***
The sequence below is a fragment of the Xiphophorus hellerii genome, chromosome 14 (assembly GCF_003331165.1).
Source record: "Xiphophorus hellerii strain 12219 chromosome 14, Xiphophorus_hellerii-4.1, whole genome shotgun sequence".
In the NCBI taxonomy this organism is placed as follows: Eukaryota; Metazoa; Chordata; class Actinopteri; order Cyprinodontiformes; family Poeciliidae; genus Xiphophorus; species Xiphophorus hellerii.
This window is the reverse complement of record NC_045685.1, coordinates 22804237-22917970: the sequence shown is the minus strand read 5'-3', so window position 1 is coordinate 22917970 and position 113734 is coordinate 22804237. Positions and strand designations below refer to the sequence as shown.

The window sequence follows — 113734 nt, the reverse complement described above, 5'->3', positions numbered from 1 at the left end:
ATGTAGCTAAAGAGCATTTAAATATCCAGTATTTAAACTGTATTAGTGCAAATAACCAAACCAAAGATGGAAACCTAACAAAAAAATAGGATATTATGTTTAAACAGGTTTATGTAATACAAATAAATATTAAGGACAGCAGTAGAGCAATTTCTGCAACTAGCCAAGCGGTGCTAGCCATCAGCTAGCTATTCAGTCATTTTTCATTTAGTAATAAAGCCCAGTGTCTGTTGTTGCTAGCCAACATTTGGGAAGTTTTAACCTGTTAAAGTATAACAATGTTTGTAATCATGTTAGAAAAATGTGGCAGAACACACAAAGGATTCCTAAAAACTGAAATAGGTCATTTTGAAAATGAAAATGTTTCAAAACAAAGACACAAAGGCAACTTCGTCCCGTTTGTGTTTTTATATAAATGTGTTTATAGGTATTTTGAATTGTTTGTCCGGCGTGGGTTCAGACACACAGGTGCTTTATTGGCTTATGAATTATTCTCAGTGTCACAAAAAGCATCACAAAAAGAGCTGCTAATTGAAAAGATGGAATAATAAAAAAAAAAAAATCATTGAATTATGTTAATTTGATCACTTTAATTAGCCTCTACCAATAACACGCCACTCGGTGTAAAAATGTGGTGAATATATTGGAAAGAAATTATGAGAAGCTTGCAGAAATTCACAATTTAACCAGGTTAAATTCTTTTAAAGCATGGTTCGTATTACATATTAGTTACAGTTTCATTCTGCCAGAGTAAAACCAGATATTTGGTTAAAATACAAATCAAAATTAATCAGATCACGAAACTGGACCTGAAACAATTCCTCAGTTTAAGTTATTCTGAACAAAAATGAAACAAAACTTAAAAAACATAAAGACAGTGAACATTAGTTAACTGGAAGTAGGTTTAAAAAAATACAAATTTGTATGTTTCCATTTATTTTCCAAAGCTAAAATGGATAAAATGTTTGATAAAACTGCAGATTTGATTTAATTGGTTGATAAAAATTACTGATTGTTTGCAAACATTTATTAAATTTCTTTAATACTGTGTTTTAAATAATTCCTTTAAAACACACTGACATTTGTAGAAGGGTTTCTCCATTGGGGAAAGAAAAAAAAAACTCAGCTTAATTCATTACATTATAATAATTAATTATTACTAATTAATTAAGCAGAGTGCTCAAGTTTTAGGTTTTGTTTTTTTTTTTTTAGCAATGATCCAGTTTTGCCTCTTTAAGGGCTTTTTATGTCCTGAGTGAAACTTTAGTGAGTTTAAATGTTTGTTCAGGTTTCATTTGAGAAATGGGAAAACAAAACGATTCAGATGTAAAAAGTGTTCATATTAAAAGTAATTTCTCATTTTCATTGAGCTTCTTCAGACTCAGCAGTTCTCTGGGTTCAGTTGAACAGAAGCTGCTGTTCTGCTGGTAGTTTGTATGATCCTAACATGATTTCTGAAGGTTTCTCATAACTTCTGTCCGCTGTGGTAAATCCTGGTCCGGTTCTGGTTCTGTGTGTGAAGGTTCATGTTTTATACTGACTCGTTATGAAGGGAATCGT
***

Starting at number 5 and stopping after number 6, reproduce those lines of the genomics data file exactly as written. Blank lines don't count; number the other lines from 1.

The window sequence follows — 113734 nt, the reverse complement described above, 5'->3', positions numbered from 1 at the left end:
ATGTAGCTAAAGAGCATTTAAATATCCAGTATTTAAACTGTATTAGTGCAAATAACCAAACCAAAGATGGAAACCTAACAAAAAAATAGGATATTATGTTTAAACAGGTTTATGTAATACAAATAAATATTAAGGACAGCAGTAGAGCAATTTCTGCAACTAGCCAAGCGGTGCTAGCCATCAGCTAGCTATTCAGTCATTTTTCATTTAGTAATAAAGCCCAGTGTCTGTTGTTGCTAGCCAACATTTGGGAAGTTTTAACCTGTTAAAGTATAACAATGTTTGTAATCATGTTAGAAAAATGTGGCAGAACACACAAAGGATTCCTAAAAACTGAAATAGGTCATTTTGAAAATGAAAATGTTTCAAAACAAAGACACAAAGGCAACTTCGTCCCGTTTGTGTTTTTATATAAATGTGTTTATAGGTATTTTGAATTGTTTGTCCGGCGTGGGTTCAGACACACAGGTGCTTTATTGGCTTATGAATTATTCTCAGTGTCACAAAAAGCATCACAAAAAGAGCTGCTAATTGAAAAGATGGAATAATAAAAAAAAAAAAATCATTGAATTATGTTAATTTGATCACTTTAATTAGCCTCTACCAATAACACGCCACTCGGTGTAAAAATGTGGTGAATATATTGGAAAGAAATTATGAGAAGCTTGCAGAAATTCACAATTTAACCAGGTTAAATTCTTTTAAAGCATGGTTCGTATTACATATTAGTTACAGTTTCATTCTGCCAGAGTAAAACCAGATATTTGGTTAAAATACAAATCAAAATTAATCAGATCACGAAACTGGACCTGAAACAATTCCTCAGTTTAAGTTATTCTGAACAAAAATGAAACAAAACTTAAAAAACATAAAGACAGTGAACATTAGTTAACTGGAAGTAGGTTTAAAAAAATACAAATTTGTATGTTTCCATTTATTTTCCAAAGCTAAAATGGATAAAATGTTTGATAAAACTGCAGATTTGATTTAATTGGTTGATAAAAATTACTGATTGTTTGCAAACATTTATTAAATTTCTTTAATACTGTGTTTTAAATAATTCCTTTAAAACACACTGACATTTGTAGAAGGGTTTCTCCATTGGGGAAAGAAAAAAAAAACTCAGCTTAATTCATTACATTATAATAATTAATTATTACTAATTAATTAAGCAGAGTGCTCAAGTTTTAGGTTTTGTTTTTTTTTTTTTAGCAATGATCCAGTTTTGCCTCTTTAAGGGCTTTTTATGTCCTGAGTGAAACTTTAGTGAGTTTAAATGTTTGTTCAGGTTTCATTTGAGAAATGGGAAAACAAAACGATTCAGATGTAAAAAGTGTTCATATTAAAAGTAATTTCTCATTTTCATTGAGCTTCTTCAGACTCAGCAGTTCTCTGGGTTCAGTTGAACAGAAGCTGCTGTTCTGCTGGTAGTTTGTATGATCCTAACATGATTTCTGAAGGTTTCTCATAACTTCTGTCCGCTGTGGTAAATCCTGGTCCGGTTCTGGTTCTGTGTGTGAAGGTTCATGTTTTATACTGACTCGTTATGAAGGGAATCGT